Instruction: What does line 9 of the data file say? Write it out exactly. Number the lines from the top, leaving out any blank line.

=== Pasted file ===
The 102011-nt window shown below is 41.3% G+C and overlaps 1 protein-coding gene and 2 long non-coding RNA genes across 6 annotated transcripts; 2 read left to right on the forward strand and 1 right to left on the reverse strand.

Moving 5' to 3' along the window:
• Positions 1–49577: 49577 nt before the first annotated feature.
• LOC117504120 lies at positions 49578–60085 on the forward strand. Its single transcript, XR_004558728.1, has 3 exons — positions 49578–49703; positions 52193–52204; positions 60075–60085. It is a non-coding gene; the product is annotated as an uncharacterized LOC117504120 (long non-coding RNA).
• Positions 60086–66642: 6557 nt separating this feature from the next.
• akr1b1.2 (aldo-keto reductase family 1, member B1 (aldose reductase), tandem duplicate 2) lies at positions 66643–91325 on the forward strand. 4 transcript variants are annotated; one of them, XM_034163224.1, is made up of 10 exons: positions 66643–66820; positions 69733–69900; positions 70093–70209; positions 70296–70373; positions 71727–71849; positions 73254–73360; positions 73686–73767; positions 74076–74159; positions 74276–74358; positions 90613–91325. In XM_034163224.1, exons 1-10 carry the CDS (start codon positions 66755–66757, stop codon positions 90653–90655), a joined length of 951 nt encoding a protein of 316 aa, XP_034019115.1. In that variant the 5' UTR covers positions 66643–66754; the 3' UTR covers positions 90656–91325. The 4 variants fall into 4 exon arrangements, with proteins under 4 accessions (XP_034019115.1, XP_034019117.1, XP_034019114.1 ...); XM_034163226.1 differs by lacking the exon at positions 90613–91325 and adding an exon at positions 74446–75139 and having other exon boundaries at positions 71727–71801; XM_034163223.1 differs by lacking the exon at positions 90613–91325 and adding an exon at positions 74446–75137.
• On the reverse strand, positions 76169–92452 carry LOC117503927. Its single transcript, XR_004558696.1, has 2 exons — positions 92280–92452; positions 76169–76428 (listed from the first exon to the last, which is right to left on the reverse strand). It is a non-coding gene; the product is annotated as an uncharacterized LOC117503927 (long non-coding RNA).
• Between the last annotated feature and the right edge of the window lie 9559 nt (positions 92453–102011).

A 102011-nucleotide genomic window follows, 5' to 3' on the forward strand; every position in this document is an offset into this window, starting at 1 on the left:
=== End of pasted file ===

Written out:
A 102011-nucleotide genomic window follows, 5' to 3' on the forward strand; every position in this document is an offset into this window, starting at 1 on the left: